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Congolese Soldiers And Civilians Learn Benefits Of Playing Nice Together

Civilians and FARDC soldiers in DRC
Civilians and FARDC soldiers in DRC
Jacques Kikuni Kokonyange

BENI — On a recent Friday, soldiers of the Armed Forces of the Democratic Republic of Congo (FARDC) were spending the morning helping civilians clean the road that leads to the new cemetery of this northeastern Congolese city.

Here, AK-47s have been replaced by hoes, spades and rakes. Colonel Tito Bizuri, who is in charge of this commando unit, explains that his soldiers are citizens, just like the civilians, and that they must take part in the development of their country.

Muhindo Maneno, the chief of Beni's Mukulya neighborhood, agrees that the benefits go beyond just public maintenance — for both soldiers and residents. "Getting to know each other reinforces the trust between them,” Maneno says.

Captain John Mazambi explains that these works, nonetheless, are also another way for the army to fulfill its central mission of ensuring national security. In this zone, where the army has faced off against various armed rebel groups, farmers rarely approach soldiers. In the past, the army has been accused of a wide array of crimes that have tarnished its reputation among locals, including reports of raping and looting. The defection of certain regular army officers in favor of armed groups has only increased mistrust among those who were already suspicious towards defense and security forces.

The ball is round

“Back in the day, when we passed law enforcement officers late at night, we felt safe,” recalled on elderly woman. “But with the current generation, it’s the opposite.” She lives opposite the Ozacaf military camp in Beni, which was attacked last June by the Mai-Mai militia group.

Near the border with Uganda, just below the Rwenzori Mountains, Beni has to cope with various local and foreign rebel groups. The police headquarters, the FARDC and even the central prison have been targeted several times. “With every attack, there are civilian victims,” says Christophe Kambale, a local activist.

The initiative of the cooperation between soldiers and civilians became more marked with a campaign organized in early 2013 by the ONG Search for Common Ground, which included a roundtable with locals and the heads of FARDC units. Since then, community work, soccer matches and other activities have increasingly brought soldiers and civilians together. “When we play together, it more than proves that we are partners and share common aspects of life,” says Mathe Wasukunde, a civilian, who has taken part in the soccer matches.

Beni’s mayor and head of the urban security council Bwanakawa Masumboko Nyonyi claims that security is everybody’s responsibility and the population must be aware that police officers and soldiers work for them.

“I keep telling my people to trust their army and the police,” he says. For Tembo Kalimuli, a teacher, the FARDC must become like other armies in the world that specialize in more advanced fields such as civil engineering, rather than just menial public works.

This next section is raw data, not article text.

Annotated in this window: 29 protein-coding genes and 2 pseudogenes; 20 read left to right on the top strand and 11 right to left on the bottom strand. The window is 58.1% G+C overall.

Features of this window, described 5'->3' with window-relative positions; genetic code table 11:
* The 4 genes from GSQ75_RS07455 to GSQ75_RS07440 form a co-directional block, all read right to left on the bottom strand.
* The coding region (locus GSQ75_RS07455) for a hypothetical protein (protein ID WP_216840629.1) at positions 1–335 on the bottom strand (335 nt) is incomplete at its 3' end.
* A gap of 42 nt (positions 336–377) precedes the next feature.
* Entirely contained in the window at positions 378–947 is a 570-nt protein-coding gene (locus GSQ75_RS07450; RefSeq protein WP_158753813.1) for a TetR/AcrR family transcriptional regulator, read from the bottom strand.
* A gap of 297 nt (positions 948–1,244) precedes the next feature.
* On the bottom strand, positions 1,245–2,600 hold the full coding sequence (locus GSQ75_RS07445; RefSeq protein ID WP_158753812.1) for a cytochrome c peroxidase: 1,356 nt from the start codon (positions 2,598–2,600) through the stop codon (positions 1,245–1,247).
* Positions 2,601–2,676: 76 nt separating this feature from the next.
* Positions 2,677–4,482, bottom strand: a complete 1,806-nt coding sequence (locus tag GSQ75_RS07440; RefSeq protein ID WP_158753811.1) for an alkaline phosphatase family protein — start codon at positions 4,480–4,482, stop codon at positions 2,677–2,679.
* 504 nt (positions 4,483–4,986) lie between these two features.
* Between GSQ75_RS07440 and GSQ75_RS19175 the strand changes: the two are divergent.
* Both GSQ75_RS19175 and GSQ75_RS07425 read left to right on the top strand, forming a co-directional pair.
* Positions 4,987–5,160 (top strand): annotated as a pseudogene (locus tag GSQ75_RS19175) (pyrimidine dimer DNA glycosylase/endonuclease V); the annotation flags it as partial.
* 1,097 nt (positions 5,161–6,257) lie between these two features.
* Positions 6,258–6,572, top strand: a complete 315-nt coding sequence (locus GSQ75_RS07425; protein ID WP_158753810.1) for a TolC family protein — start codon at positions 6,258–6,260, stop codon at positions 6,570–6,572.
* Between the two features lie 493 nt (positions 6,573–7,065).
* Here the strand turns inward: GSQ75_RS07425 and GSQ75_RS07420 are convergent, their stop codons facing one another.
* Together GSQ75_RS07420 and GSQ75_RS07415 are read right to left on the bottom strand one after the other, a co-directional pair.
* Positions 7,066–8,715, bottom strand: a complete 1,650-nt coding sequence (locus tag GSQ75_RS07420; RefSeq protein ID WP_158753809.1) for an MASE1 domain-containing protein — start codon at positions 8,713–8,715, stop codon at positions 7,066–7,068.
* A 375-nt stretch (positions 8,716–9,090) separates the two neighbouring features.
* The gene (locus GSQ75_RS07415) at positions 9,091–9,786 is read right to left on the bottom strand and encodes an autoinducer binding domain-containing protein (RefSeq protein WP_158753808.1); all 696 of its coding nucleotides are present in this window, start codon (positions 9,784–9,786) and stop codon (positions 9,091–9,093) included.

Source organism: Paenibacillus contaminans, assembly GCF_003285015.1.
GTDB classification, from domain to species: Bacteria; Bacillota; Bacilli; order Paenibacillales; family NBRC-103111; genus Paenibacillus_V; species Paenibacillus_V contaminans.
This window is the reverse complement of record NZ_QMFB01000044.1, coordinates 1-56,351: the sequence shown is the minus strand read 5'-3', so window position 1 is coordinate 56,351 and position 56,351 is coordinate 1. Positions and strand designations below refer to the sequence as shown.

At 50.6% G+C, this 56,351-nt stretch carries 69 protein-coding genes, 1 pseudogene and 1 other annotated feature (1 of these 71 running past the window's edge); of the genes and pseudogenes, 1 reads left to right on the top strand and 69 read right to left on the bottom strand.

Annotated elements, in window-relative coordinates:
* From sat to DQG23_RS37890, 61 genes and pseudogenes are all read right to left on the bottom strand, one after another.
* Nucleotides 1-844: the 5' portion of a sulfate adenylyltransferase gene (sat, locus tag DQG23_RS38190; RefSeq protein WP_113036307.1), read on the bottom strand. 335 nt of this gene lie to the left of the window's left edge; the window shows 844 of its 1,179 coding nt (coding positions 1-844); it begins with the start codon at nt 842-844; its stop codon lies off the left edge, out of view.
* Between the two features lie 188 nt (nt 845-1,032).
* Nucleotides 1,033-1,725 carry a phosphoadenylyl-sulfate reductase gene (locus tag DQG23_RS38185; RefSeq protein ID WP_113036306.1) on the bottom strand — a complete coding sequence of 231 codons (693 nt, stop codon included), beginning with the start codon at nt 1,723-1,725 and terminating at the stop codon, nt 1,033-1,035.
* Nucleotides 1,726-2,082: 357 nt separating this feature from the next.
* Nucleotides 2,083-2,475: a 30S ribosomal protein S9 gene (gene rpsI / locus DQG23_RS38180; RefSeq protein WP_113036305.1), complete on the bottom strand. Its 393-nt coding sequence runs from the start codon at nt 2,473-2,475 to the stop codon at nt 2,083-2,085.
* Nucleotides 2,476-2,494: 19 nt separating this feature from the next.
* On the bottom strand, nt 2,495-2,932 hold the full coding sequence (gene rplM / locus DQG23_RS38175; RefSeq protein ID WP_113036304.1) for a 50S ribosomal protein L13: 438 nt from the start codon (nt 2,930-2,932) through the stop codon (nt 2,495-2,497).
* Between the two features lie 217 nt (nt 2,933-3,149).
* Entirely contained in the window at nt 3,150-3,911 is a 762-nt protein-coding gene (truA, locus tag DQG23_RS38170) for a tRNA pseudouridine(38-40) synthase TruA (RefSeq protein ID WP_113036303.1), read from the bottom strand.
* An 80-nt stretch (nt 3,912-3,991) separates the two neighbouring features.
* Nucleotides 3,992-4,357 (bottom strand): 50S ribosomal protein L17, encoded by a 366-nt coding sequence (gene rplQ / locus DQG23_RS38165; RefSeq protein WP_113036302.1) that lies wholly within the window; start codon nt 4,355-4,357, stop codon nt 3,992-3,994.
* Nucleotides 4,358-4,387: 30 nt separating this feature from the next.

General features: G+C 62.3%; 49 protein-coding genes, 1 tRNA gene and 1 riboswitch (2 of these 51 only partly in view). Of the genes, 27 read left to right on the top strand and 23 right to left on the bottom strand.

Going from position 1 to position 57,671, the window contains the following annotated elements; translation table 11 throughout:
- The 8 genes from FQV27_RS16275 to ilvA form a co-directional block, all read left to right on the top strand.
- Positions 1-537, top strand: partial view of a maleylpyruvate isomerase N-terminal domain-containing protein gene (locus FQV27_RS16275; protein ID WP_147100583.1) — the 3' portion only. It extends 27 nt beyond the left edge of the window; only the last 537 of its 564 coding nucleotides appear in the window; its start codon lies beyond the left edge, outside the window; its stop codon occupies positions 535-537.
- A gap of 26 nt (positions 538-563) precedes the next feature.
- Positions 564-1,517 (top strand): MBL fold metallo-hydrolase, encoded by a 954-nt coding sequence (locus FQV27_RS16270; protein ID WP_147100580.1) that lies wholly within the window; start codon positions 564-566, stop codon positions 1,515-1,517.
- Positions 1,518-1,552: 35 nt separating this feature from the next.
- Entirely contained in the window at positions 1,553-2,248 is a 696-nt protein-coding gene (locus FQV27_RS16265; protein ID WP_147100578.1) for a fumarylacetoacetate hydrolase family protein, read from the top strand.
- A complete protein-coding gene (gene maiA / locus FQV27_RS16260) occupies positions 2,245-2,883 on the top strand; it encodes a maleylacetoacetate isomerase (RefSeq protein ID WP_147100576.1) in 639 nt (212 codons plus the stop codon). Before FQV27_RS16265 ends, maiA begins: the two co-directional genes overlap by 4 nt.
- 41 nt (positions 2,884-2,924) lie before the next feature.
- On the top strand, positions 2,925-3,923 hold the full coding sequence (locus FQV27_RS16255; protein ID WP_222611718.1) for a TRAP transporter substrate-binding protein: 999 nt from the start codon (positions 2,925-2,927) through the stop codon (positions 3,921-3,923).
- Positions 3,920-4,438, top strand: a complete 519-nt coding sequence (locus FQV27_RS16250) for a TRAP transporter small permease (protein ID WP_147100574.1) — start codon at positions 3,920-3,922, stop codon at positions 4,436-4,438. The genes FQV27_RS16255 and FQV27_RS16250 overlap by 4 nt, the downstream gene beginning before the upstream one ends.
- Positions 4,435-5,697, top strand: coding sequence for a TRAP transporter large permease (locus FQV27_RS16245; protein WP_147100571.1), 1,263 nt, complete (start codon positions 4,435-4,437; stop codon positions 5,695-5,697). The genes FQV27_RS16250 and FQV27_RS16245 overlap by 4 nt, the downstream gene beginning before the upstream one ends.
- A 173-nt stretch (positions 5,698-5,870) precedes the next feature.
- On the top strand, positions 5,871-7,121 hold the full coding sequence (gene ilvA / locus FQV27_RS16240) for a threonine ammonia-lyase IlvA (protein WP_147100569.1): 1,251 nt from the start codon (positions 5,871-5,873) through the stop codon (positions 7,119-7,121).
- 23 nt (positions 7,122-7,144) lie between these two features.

Still, the efforts carried out by civilians and soldiers have already paid off. Lately, barely a single week goes by in the city without a criminal being arrested after he was denounced by civilians. At the end of June, in Beni’s Kanzuli Nzuli neighborhood, soldiers and police officers locked down the house of an alleged Mai Mai chief who was illegally recruiting young volunteers to take up the fight against the government.

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Why Poland's Draconian Anti-Abortion Laws May Get Even Crueler

Poland has some of the most restrictive abortion laws in Europe. Several parties vying in national elections on Oct. 15 are competing for conservative Catholic voters by promising new laws that could put women's lives at risk.

Photograph of a woman with her lower face covered holding a red lightning bolt - the symbol of the Women's Strike - during the demonstration outside Kaczynski's house.

November 28, 2022, Warsaw, Poland: A protester holds a red lightning bolt - the symbol of the Women's Strike - during the demonstration outside Kaczynski's house.

Attila Husejnow/ZUMA
Katarzyna Skiba


In 2020, Poland was rocked by mass protests when the country’s Constitutional Tribunal declared abortions in the case of severe fetal illness or deformity illegal. This was one of only three exceptions to Poland’s ban on abortions, which now only applies in cases of sexual assault or when the life of the mother is at risk.

Since the 2020 ruling, several women have filed complaints to the European Court of Human Rights (ECHR) after giving birth to children with severe fetal abnormalities, many of whom do not survive long after birth. One woman working at John Paul II hospital in the Southern Polish town of Nowy Targ told Polish daily Gazeta Wyborcza that a patient was forced to give birth to a child suffering from acrania a lethal disorder where infants are born without a skull.

However, even in cases where abortion is technically legal, hospitals and medical professionals in Poland still often refuse to perform the procedure, citing moral objections.

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